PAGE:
Appeals & Response Plans
- Tropical Cyclone Sagar - May 2018
- Ethiopia: Floods and Landslides - Apr 2018
- Ethiopia: Floods - Aug 2017
- Ethiopia: Measles Outbreak - May 2017
- East Africa: Armyworm Infestation - Mar 2017
- Ethiopia: Acute Watery Diarrhoea (AWD) Outbreak - May 2016
- Ethiopia: Floods - Apr 2016
- Ethiopia: Floods - Oct 2015
- Ethiopia: Drought - 2015-2019
- Ethiopia: Floods - Oct 2014
Most read reports
- UNHCR welcomes Ethiopia law granting more rights to refugees
- Multi-dimensional Child Deprivation in Ethiopia - First National Estimates
- Ethiopia Humanitarian Bulletin Issue 72 | 7 - 20 January 2019
- Ethiopia | Internal displacement (December 2018) – DG ECHO Daily Map | 22/01/2019
- Ethiopia – Inter-communal fighting in South Sudanese refugee camps (DG ECHO, DG ECHO partners) (ECHO Daily Flash of 21 January 2019)
A recently arrived species of armyworm has spread to 21 African countries and threatens the continent's main food staple, maize, report experts from the U.S. Agency for International Development.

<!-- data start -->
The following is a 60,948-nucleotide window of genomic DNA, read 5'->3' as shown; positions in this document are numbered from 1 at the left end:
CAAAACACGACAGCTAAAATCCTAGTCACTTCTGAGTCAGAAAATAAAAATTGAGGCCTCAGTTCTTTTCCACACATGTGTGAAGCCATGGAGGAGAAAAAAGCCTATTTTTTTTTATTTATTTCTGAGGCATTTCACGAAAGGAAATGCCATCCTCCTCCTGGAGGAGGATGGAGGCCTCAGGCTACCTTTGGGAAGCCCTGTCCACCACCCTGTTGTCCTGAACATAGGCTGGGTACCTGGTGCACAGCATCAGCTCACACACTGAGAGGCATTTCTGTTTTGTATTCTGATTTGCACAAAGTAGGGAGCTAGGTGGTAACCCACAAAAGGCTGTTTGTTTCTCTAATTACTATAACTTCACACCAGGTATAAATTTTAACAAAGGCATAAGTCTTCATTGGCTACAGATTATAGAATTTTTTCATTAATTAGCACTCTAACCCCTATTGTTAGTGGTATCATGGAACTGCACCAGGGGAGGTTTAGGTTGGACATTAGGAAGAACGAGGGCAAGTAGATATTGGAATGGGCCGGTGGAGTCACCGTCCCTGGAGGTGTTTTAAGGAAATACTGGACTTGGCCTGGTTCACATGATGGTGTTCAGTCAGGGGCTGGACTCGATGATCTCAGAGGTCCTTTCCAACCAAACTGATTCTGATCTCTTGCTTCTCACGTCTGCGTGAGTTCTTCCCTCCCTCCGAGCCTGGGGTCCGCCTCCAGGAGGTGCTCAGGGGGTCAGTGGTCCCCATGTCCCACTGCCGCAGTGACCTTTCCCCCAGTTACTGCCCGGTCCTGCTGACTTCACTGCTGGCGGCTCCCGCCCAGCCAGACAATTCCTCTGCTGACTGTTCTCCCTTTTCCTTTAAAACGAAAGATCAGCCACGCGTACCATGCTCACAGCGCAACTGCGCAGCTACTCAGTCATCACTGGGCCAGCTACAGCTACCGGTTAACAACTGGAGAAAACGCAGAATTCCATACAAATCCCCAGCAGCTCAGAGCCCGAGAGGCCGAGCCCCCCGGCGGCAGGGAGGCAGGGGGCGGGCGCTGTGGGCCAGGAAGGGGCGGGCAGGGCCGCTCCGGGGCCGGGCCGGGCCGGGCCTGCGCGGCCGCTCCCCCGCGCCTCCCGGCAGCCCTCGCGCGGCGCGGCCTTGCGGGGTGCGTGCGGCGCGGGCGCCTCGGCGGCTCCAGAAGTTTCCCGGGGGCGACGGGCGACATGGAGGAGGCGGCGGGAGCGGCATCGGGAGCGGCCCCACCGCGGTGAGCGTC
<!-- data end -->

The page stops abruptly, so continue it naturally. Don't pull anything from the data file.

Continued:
USAID senior biotechnology advisor Joseph Huesing says the fall armyworms -- transported from their usual habitat in the U.S. state of Florida or the Caribbean -- are attacking maize crops all over sub-Saharan Africa.
NAIROBI — After more than a year of wreaking havoc across western and southern Africa, fall armyworms have now been reported in most countries in eastern Africa, including Kenya, Tanzania, Uganda, Rwanda, Ethiopia and Burundi.
Timothy Mbaya is a 25-year-old farmer from western Kenya. He says 75 percent of his maize crop was destroyed by a fall armyworm infestation in April.
by Steve Baragona
Controversial farmland deals in developing countries can have a negative impact on the people who live on the land, according to a new U.N. report.
While investment in agriculture is essential to help developing countries reduce hunger and poverty, the U.N. Food and Agriculture Organization says these large-scale "land grabs" don't always help.
The surging global demand for food, fodder and fuel crops is driving a land rush in parts of the developing world.